Times-Herald (Vallejo)

Biden plans new taxes on the rich to help save Medicare

- By Chris Megerian and Josh Boak

President Joe Biden on Tuesday proposed new taxes on the rich to help fund Medicare, saying the plan would help to extend the insurance program's solvency by 25 years and provide a degree of middle-class stability to millions of older adults.

In his plan, Biden is overtly declaring that the wealthy ought to shoulder a heavier tax burden. His budget would draw a direct line between those new taxes and the popular health insurance program for people older than 65, essentiall­y asking those who've fared best in the economy to subsidize the rest of the population.

Biden wants to increase the Medicare tax rate from 3.8% to 5% on income exceeding $400,000 per year, including salaries and capital gains. The White House did not provide specific cost-saving estimates with the proposal, but the move would likely increase tax revenues by more than $117 billion over 10 years, according to prior estimates in February by the Tax Policy Center.

“This modest increase in Medicare contributi­ons from those with the highest incomes will help keep the Medicare program strong for decades to come,” Biden wrote in a Tuesday essay in The New York Times. He called Medicare a “rocksolid guarantee that Americans have counted on to be there for them when they retire.”

More than 65 million people rely on the program that costs taxpayers roughly $900 billion every year. The number of Medicare enrollees is expected to continue growing as the U.S. population ages. But funding for the program is a problem with federal officials warning that, without cuts or tax increases, the Medicare fund might only be able to pay for 90% of benefits by 2028.

Biden's suggested Medicare changes are part of a fuller budget proposal that he plans to release on Thursday in Philadelph­ia. Pushing the proposal through Congress will likely be difficult, with Republican­s in control of the House and Democrats holding only a slim majority in the Senate.

The proposal is a direct challenge to GOP lawmakers, who argue that economic growth comes from tax cuts like those pushed through by former President Donald Trump in 2017. Those cuts disproport­ionately favored wealthier households and companies. They contribute­d to higher budget deficits, when growth failed to boom as Trump had promised and the economy was then derailed in 2020 by the coronaviru­s pandemic.

The conflictin­g worldviews on how taxes would impact the economy is part of a broader showdown. Biden and Congress need to reach a deal to raise the government's borrowing authority at some point this summer, or else the government could default and plunge the U.S. into a debilitati­ng recession.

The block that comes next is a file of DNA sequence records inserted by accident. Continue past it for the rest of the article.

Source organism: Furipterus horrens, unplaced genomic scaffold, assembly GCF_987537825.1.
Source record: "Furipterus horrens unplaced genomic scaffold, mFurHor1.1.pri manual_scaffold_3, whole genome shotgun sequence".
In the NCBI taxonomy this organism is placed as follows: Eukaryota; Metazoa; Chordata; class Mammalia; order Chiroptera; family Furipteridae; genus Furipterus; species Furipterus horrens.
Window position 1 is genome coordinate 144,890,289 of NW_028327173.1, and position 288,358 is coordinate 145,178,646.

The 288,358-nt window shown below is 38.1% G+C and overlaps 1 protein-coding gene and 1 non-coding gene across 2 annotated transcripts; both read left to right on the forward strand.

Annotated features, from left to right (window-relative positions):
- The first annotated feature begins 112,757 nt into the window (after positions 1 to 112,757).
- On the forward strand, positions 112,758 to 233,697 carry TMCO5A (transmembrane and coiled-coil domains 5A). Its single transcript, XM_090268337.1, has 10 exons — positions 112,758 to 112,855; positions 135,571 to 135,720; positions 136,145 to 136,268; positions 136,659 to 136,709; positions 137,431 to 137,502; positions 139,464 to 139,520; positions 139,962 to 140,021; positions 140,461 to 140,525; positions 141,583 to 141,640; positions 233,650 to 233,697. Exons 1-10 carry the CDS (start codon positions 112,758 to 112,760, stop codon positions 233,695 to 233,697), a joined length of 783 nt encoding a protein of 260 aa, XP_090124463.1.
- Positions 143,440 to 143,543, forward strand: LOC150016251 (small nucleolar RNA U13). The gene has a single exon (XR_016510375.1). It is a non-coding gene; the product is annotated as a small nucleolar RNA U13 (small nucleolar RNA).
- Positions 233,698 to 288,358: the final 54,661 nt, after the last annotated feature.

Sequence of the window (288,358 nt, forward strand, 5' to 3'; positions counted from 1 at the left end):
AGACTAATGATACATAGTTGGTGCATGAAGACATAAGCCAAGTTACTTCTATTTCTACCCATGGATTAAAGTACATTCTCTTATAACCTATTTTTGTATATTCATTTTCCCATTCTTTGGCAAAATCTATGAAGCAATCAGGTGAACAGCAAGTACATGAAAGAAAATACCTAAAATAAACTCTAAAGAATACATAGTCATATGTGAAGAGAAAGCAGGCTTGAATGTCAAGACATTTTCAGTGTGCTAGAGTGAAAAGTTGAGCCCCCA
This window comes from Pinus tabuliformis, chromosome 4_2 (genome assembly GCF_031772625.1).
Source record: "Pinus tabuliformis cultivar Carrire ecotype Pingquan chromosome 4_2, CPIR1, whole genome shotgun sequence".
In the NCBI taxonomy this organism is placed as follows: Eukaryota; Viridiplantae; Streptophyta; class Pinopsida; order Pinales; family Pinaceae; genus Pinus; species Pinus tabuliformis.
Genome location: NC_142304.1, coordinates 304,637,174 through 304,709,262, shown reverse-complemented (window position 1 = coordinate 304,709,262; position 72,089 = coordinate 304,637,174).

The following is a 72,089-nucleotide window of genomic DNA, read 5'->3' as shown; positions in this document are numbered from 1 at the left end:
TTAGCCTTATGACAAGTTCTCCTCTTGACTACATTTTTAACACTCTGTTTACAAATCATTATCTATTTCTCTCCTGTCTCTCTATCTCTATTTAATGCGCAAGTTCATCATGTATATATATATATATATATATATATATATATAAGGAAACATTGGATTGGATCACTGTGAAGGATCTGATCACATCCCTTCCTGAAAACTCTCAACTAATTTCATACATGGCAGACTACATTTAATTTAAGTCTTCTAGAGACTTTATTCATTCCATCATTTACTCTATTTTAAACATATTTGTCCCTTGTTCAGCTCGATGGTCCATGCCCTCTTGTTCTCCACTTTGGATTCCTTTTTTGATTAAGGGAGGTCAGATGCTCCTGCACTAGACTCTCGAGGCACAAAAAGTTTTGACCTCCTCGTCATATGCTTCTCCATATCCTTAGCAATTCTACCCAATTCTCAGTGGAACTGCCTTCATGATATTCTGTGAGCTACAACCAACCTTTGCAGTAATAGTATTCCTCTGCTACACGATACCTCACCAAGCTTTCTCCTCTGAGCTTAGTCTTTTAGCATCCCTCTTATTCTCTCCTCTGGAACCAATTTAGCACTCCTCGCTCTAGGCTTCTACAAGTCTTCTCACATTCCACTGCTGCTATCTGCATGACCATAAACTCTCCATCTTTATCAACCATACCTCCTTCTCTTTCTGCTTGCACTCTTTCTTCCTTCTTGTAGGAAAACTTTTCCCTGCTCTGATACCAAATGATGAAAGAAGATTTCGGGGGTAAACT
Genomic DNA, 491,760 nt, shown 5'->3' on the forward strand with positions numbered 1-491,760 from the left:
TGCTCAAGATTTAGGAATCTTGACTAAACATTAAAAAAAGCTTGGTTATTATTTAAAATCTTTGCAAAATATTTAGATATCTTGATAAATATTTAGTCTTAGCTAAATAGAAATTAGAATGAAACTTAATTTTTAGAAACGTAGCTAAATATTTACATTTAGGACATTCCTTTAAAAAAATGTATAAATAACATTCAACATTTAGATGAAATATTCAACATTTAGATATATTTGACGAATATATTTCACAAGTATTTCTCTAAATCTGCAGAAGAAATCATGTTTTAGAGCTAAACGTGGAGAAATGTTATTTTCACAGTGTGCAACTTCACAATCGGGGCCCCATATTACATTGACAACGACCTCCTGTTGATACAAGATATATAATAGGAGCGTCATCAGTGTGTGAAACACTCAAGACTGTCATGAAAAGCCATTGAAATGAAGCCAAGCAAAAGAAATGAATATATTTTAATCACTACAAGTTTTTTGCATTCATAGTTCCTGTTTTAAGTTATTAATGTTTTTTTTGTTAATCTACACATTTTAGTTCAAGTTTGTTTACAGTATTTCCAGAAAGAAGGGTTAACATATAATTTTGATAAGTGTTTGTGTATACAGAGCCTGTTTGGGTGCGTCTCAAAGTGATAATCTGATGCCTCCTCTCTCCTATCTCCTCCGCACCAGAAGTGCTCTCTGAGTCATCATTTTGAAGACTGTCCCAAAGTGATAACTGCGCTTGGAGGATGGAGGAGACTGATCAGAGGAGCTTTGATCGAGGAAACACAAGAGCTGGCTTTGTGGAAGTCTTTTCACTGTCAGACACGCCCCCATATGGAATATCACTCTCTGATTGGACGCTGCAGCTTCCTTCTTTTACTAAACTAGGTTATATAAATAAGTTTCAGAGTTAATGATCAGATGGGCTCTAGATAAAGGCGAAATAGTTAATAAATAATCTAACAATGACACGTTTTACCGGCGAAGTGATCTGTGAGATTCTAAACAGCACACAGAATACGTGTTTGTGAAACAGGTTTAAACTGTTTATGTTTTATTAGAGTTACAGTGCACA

Grover Norquist, president of Americans for Tax Reform and an advocate for the kinds of tax cuts generally favored by Republican­s, said that the U.S. economy would suffer because of the president's plan.

“The Biden tax hikes will raise the cost of goods and services for everyone, and make American workers and businesses less competitiv­e internatio­nally and vs. China,” Norquist said.

But Maya MacGuineas, president of the Committee for a Responsibl­e Federal Budget, applauded the plan despite having some reservatio­ns about it.

“The president's plan would generate hundreds of billions of dollars — perhaps even approachin­g a trillion dollars — to strengthen Medicare,” said MacGuineas, a fiscal watchdog focused on deficit reduction.

White House press secretary Karine Jean-Pierre declined to discuss the numbers behind the budget plan. She told reporters at Tuesday's briefing that she would not “dive into the math,” but that Biden's proposal on Thursday “will be very detailed and transparen­t.”

Ahead of an expected budget feud and the 2024 campaign season, Democrats have ramped up talk around Medicare, vowing to fend off any Republican attempts to cut the program, although so far the GOP has vowed to avoid any cuts. Still, Republican lawmakers have reached little consensus on how to fulfill their promise to put the government on a path toward balancing the federal budget in the next 10 years.

Last year, members of the House Republican Study Committee proposed raising the eligibilit­y age for Medicare to 67, which would match Social Security. But that idea hasn't moved forward in a split Congress.

 ?? EVAN VUCCI — THE ASSOCIATED PRESS ?? President Joe Biden delivers remarks to the 2023Intern­ational Associatio­n of Fire Fighters Legislativ­e Conference on Monday in Washington.
EVAN VUCCI — THE ASSOCIATED PRESS President Joe Biden delivers remarks to the 2023Intern­ational Associatio­n of Fire Fighters Legislativ­e Conference on Monday in Washington.

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